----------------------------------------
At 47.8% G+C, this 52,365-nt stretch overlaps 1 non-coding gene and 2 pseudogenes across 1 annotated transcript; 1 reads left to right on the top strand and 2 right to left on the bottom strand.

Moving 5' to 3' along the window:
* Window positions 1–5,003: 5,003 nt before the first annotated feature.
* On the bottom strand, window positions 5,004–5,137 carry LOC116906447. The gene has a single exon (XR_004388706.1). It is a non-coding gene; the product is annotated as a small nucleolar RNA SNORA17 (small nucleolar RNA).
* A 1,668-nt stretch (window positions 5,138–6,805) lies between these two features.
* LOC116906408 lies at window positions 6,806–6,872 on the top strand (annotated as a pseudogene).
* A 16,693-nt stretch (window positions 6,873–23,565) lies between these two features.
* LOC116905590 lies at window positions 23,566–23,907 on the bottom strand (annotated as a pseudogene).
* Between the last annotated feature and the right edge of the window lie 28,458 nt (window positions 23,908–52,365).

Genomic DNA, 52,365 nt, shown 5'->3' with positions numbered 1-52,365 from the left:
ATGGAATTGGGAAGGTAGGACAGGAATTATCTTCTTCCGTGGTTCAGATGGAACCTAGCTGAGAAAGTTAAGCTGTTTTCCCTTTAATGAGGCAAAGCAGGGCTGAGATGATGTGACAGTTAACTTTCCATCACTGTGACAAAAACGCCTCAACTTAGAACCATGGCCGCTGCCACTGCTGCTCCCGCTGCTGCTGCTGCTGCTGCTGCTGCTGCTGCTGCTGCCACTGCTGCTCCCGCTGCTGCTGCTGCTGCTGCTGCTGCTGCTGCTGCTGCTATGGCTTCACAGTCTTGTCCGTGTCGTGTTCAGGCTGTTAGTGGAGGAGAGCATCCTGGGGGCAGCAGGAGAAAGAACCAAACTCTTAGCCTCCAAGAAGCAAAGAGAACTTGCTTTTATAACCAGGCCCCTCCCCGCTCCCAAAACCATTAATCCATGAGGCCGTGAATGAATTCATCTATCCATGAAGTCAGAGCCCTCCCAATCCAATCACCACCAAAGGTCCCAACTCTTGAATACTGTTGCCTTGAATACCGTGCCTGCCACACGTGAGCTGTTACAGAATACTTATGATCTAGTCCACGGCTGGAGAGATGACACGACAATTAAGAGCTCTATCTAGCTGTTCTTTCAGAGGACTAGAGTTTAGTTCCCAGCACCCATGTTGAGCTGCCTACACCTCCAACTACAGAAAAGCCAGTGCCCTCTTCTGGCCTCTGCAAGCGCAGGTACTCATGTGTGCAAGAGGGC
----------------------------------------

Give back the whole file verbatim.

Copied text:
At 47.8% G+C, this 52,365-nt stretch overlaps 1 non-coding gene and 2 pseudogenes across 1 annotated transcript; 1 reads left to right on the top strand and 2 right to left on the bottom strand.

Moving 5' to 3' along the window:
* Window positions 1–5,003: 5,003 nt before the first annotated feature.
* On the bottom strand, window positions 5,004–5,137 carry LOC116906447. The gene has a single exon (XR_004388706.1). It is a non-coding gene; the product is annotated as a small nucleolar RNA SNORA17 (small nucleolar RNA).
* A 1,668-nt stretch (window positions 5,138–6,805) lies between these two features.
* LOC116906408 lies at window positions 6,806–6,872 on the top strand (annotated as a pseudogene).
* A 16,693-nt stretch (window positions 6,873–23,565) lies between these two features.
* LOC116905590 lies at window positions 23,566–23,907 on the bottom strand (annotated as a pseudogene).
* Between the last annotated feature and the right edge of the window lie 28,458 nt (window positions 23,908–52,365).

Genomic DNA, 52,365 nt, shown 5'->3' with positions numbered 1-52,365 from the left:
ATGGAATTGGGAAGGTAGGACAGGAATTATCTTCTTCCGTGGTTCAGATGGAACCTAGCTGAGAAAGTTAAGCTGTTTTCCCTTTAATGAGGCAAAGCAGGGCTGAGATGATGTGACAGTTAACTTTCCATCACTGTGACAAAAACGCCTCAACTTAGAACCATGGCCGCTGCCACTGCTGCTCCCGCTGCTGCTGCTGCTGCTGCTGCTGCTGCTGCTGCTGCCACTGCTGCTCCCGCTGCTGCTGCTGCTGCTGCTGCTGCTGCTGCTGCTGCTATGGCTTCACAGTCTTGTCCGTGTCGTGTTCAGGCTGTTAGTGGAGGAGAGCATCCTGGGGGCAGCAGGAGAAAGAACCAAACTCTTAGCCTCCAAGAAGCAAAGAGAACTTGCTTTTATAACCAGGCCCCTCCCCGCTCCCAAAACCATTAATCCATGAGGCCGTGAATGAATTCATCTATCCATGAAGTCAGAGCCCTCCCAATCCAATCACCACCAAAGGTCCCAACTCTTGAATACTGTTGCCTTGAATACCGTGCCTGCCACACGTGAGCTGTTACAGAATACTTATGATCTAGTCCACGGCTGGAGAGATGACACGACAATTAAGAGCTCTATCTAGCTGTTCTTTCAGAGGACTAGAGTTTAGTTCCCAGCACCCATGTTGAGCTGCCTACACCTCCAACTACAGAAAAGCCAGTGCCCTCTTCTGGCCTCTGCAAGCGCAGGTACTCATGTGTGCAAGAGGGC